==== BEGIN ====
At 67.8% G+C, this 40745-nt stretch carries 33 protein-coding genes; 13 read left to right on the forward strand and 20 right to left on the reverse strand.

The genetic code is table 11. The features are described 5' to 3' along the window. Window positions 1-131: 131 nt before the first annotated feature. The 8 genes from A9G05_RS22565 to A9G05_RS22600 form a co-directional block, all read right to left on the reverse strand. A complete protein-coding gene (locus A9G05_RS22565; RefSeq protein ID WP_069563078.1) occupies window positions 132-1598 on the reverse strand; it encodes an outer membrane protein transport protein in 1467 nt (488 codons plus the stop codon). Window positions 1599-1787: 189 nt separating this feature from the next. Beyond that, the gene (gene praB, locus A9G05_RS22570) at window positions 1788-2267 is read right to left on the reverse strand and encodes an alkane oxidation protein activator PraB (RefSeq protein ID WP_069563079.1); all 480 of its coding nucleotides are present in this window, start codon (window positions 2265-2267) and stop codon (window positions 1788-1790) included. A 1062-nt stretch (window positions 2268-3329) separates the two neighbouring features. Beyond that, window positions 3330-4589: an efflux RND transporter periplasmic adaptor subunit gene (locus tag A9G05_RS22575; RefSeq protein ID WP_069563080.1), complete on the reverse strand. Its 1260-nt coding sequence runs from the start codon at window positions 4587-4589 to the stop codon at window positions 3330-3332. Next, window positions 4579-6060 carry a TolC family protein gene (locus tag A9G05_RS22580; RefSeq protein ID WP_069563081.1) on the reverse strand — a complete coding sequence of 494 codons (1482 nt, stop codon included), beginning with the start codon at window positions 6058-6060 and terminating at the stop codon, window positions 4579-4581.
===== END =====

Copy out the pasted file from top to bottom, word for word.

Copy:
At 67.8% G+C, this 40745-nt stretch carries 33 protein-coding genes; 13 read left to right on the forward strand and 20 right to left on the reverse strand.

The genetic code is table 11. The features are described 5' to 3' along the window. Window positions 1-131: 131 nt before the first annotated feature. The 8 genes from A9G05_RS22565 to A9G05_RS22600 form a co-directional block, all read right to left on the reverse strand. A complete protein-coding gene (locus A9G05_RS22565; RefSeq protein ID WP_069563078.1) occupies window positions 132-1598 on the reverse strand; it encodes an outer membrane protein transport protein in 1467 nt (488 codons plus the stop codon). Window positions 1599-1787: 189 nt separating this feature from the next. Beyond that, the gene (gene praB, locus A9G05_RS22570) at window positions 1788-2267 is read right to left on the reverse strand and encodes an alkane oxidation protein activator PraB (RefSeq protein ID WP_069563079.1); all 480 of its coding nucleotides are present in this window, start codon (window positions 2265-2267) and stop codon (window positions 1788-1790) included. A 1062-nt stretch (window positions 2268-3329) separates the two neighbouring features. Beyond that, window positions 3330-4589: an efflux RND transporter periplasmic adaptor subunit gene (locus tag A9G05_RS22575; RefSeq protein ID WP_069563080.1), complete on the reverse strand. Its 1260-nt coding sequence runs from the start codon at window positions 4587-4589 to the stop codon at window positions 3330-3332. Next, window positions 4579-6060 carry a TolC family protein gene (locus tag A9G05_RS22580; RefSeq protein ID WP_069563081.1) on the reverse strand — a complete coding sequence of 494 codons (1482 nt, stop codon included), beginning with the start codon at window positions 6058-6060 and terminating at the stop codon, window positions 4579-4581.